Congratulations to research associate Dr Daniel Conole on securing a Sir Charles Hercus Research Fellowship for new screening technologies
Short bio: Dr Daniel Conole completed his PhD (Deans List) in medicinal chemistry under Dame Dist. Prof. Margaret Brimble at the University of Auckland in 2013. Following his PhD, Daniel worked for Assoc. Prof. Brian Palmer and the Global Alliance for TB. In 2015, Daniel moved to the UK and began a post-doctoral research position in the lab of Prof. Steve Davies and Prof. Angela Russell at the University of Oxford working on the discovery of novel treatments for Duchenne Muscular Dystrophy. In 2017, Daniel then moved to University College London with Prof. David Selwood, where he designed, synthesised, and evaluated novel drug candidates for the treatment of heart failure and cancer. Since 2018, Daniel has been employed by Prof. Edward Tate at Imperial College London and has collaborated with Pfizer Inc. to employ an array of state-of-the-art chemical biology techniques to better understand the importance of deubiquitinase enzymes in health and disease. In this role, Daniel also identified a novel E3 ligase targeting heterobifunctional compound that will add to the chemical toolbox for targeted protein degradation.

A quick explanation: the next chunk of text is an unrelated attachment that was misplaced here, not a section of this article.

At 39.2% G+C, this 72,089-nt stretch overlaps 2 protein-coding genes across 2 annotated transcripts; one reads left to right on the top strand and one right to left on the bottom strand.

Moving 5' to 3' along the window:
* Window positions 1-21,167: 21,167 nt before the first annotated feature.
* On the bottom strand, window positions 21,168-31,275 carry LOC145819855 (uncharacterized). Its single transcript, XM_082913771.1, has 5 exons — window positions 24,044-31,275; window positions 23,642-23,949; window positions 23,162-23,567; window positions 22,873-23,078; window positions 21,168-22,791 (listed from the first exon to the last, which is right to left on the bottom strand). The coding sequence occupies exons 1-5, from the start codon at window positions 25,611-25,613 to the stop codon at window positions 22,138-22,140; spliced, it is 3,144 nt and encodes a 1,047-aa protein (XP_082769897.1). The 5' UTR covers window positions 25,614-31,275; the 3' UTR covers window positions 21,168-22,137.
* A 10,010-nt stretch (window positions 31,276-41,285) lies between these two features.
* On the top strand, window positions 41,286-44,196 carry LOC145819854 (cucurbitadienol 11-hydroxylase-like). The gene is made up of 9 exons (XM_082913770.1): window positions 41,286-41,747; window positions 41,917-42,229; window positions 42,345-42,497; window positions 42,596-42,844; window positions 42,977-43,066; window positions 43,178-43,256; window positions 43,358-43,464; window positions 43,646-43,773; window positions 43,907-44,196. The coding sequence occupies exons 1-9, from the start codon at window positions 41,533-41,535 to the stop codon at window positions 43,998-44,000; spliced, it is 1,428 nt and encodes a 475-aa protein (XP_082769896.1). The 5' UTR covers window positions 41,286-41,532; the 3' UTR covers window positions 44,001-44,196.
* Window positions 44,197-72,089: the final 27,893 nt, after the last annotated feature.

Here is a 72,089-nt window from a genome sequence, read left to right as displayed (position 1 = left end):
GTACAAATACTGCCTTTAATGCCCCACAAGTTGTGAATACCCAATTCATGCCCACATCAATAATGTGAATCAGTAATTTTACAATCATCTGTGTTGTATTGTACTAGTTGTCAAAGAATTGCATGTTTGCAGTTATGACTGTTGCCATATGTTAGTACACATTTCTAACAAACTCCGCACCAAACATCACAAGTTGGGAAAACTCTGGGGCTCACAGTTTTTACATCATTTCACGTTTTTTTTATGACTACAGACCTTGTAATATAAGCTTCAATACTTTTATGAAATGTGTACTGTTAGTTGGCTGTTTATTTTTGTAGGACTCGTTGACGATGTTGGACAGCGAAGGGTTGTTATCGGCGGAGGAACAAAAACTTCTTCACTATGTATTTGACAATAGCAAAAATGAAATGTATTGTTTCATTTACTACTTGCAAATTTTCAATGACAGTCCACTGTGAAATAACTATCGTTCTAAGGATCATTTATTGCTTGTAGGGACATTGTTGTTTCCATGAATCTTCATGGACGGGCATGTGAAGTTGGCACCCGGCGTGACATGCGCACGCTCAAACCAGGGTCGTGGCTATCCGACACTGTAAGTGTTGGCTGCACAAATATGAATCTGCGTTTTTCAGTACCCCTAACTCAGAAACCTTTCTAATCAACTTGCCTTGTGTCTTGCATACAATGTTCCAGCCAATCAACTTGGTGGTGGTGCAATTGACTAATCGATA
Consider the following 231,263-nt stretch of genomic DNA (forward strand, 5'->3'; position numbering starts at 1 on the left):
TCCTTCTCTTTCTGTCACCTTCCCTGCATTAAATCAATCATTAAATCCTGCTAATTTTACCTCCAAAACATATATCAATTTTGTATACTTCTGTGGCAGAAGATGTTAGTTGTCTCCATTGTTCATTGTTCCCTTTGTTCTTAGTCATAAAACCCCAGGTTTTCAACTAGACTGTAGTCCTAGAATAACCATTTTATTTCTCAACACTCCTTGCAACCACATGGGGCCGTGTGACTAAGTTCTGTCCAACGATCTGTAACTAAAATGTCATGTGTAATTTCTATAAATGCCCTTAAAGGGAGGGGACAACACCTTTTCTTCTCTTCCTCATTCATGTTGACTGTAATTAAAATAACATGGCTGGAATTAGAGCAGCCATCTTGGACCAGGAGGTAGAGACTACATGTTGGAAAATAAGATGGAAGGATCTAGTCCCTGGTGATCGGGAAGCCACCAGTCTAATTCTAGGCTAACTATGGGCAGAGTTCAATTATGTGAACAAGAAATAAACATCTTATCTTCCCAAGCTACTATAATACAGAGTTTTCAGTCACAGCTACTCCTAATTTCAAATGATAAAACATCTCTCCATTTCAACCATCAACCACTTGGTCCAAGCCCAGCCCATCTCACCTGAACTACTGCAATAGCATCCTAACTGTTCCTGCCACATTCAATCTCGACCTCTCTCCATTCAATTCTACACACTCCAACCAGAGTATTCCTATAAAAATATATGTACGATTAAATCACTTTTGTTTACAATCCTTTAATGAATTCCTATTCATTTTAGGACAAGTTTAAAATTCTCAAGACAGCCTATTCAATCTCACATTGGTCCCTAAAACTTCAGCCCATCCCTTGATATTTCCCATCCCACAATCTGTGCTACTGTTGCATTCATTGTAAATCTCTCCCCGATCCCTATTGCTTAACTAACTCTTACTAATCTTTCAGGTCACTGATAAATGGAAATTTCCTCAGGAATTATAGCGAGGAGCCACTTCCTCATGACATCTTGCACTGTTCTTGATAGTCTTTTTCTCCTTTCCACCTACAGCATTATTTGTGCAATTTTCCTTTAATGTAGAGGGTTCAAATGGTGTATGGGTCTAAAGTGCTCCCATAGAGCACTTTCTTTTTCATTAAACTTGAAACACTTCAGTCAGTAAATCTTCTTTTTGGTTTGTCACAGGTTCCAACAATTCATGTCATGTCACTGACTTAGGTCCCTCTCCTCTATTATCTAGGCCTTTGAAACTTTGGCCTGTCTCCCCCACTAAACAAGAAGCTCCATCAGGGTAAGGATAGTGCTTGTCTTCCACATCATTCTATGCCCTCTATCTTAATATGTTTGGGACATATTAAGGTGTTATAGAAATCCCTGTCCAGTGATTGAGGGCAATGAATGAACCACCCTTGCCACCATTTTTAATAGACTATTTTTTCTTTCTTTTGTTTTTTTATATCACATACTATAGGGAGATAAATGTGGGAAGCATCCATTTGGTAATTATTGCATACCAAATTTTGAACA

Information about the fellowship: Daniel has been awarded Health Research Council of New Zealand 2022 Sir Charles Hercus Research Fellowship, worth approximately NZ$600k (£310k) over four years, for a proposal to employ DNA-encoded libraries (DELs) for the discovery of novel binders/degraders for JAMM DUBs, an important sub-class of deubiquitinases for cancer and inflammation.
Daniel’s Hercus fellowship will establish a next generation, smart drug screening research programme at the University of Auckland, centred around DELs. DELs are a new high throughput screening technology that is faster, cheaper, and more convenient than conventional methods.
Daniel will perform a research secondment in the lab of Prof. Mike Waring at the University of Newcastle, UK, to design and build the DELs, with the aim to transfer knowledge so that the technology can be implemented at the University of Auckland, New Zealand (host institution) for various locally based future projects. Implementation of DELs in New Zealand more broadly will result in higher success rates for drug discovery screens, and unlocked potential for diseases relevant to New Zealand, such as gout and neurogenerative diseases.
Congratulations, Daniel! We look forward to following this exciting research!
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